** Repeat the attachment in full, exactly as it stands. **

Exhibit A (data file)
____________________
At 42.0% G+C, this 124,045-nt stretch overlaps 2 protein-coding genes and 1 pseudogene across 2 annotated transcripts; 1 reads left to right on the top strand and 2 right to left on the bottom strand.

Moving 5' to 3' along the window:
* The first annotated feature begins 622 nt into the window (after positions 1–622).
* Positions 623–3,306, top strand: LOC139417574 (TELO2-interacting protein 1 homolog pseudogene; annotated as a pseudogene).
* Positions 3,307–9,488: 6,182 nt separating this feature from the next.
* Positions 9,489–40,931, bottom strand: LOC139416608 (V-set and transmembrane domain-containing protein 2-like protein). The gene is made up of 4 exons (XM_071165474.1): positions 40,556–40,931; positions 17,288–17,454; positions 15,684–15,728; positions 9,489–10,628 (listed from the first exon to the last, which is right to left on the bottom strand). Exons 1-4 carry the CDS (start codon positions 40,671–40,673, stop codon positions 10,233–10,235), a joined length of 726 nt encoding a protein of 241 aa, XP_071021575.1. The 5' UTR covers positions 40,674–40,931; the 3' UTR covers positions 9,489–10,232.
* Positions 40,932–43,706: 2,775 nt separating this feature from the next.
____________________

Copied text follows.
At 42.0% G+C, this 124,045-nt stretch overlaps 2 protein-coding genes and 1 pseudogene across 2 annotated transcripts; 1 reads left to right on the top strand and 2 right to left on the bottom strand.

Moving 5' to 3' along the window:
* The first annotated feature begins 622 nt into the window (after positions 1–622).
* Positions 623–3,306, top strand: LOC139417574 (TELO2-interacting protein 1 homolog pseudogene; annotated as a pseudogene).
* Positions 3,307–9,488: 6,182 nt separating this feature from the next.
* Positions 9,489–40,931, bottom strand: LOC139416608 (V-set and transmembrane domain-containing protein 2-like protein). The gene is made up of 4 exons (XM_071165474.1): positions 40,556–40,931; positions 17,288–17,454; positions 15,684–15,728; positions 9,489–10,628 (listed from the first exon to the last, which is right to left on the bottom strand). Exons 1-4 carry the CDS (start codon positions 40,671–40,673, stop codon positions 10,233–10,235), a joined length of 726 nt encoding a protein of 241 aa, XP_071021575.1. The 5' UTR covers positions 40,674–40,931; the 3' UTR covers positions 9,489–10,232.
* Positions 40,932–43,706: 2,775 nt separating this feature from the next.